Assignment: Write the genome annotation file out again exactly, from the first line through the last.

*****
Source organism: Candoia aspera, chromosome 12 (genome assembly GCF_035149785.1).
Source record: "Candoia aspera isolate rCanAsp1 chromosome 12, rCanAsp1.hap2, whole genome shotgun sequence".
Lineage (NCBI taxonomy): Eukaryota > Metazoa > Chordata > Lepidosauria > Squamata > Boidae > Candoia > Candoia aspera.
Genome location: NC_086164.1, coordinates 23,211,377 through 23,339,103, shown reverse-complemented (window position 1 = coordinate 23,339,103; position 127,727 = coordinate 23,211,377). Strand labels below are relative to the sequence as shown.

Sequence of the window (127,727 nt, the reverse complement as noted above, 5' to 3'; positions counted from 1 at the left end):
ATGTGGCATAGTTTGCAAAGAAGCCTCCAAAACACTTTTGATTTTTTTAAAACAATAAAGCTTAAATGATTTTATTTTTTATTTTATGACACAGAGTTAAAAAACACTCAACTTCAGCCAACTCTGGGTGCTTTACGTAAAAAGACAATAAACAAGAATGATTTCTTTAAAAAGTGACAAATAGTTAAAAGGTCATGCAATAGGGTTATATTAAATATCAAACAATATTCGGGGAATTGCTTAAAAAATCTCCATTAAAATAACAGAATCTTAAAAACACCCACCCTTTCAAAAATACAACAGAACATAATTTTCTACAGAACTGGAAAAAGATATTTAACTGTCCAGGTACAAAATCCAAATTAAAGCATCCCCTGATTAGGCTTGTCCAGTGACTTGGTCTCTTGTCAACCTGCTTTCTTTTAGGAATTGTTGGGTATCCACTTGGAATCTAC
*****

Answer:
Source organism: Candoia aspera, chromosome 12 (genome assembly GCF_035149785.1).
Source record: "Candoia aspera isolate rCanAsp1 chromosome 12, rCanAsp1.hap2, whole genome shotgun sequence".
Lineage (NCBI taxonomy): Eukaryota > Metazoa > Chordata > Lepidosauria > Squamata > Boidae > Candoia > Candoia aspera.
Genome location: NC_086164.1, coordinates 23,211,377 through 23,339,103, shown reverse-complemented (window position 1 = coordinate 23,339,103; position 127,727 = coordinate 23,211,377). Strand labels below are relative to the sequence as shown.

Sequence of the window (127,727 nt, the reverse complement as noted above, 5' to 3'; positions counted from 1 at the left end):
ATGTGGCATAGTTTGCAAAGAAGCCTCCAAAACACTTTTGATTTTTTTAAAACAATAAAGCTTAAATGATTTTATTTTTTATTTTATGACACAGAGTTAAAAAACACTCAACTTCAGCCAACTCTGGGTGCTTTACGTAAAAAGACAATAAACAAGAATGATTTCTTTAAAAAGTGACAAATAGTTAAAAGGTCATGCAATAGGGTTATATTAAATATCAAACAATATTCGGGGAATTGCTTAAAAAATCTCCATTAAAATAACAGAATCTTAAAAACACCCACCCTTTCAAAAATACAACAGAACATAATTTTCTACAGAACTGGAAAAAGATATTTAACTGTCCAGGTACAAAATCCAAATTAAAGCATCCCCTGATTAGGCTTGTCCAGTGACTTGGTCTCTTGTCAACCTGCTTTCTTTTAGGAATTGTTGGGTATCCACTTGGAATCTAC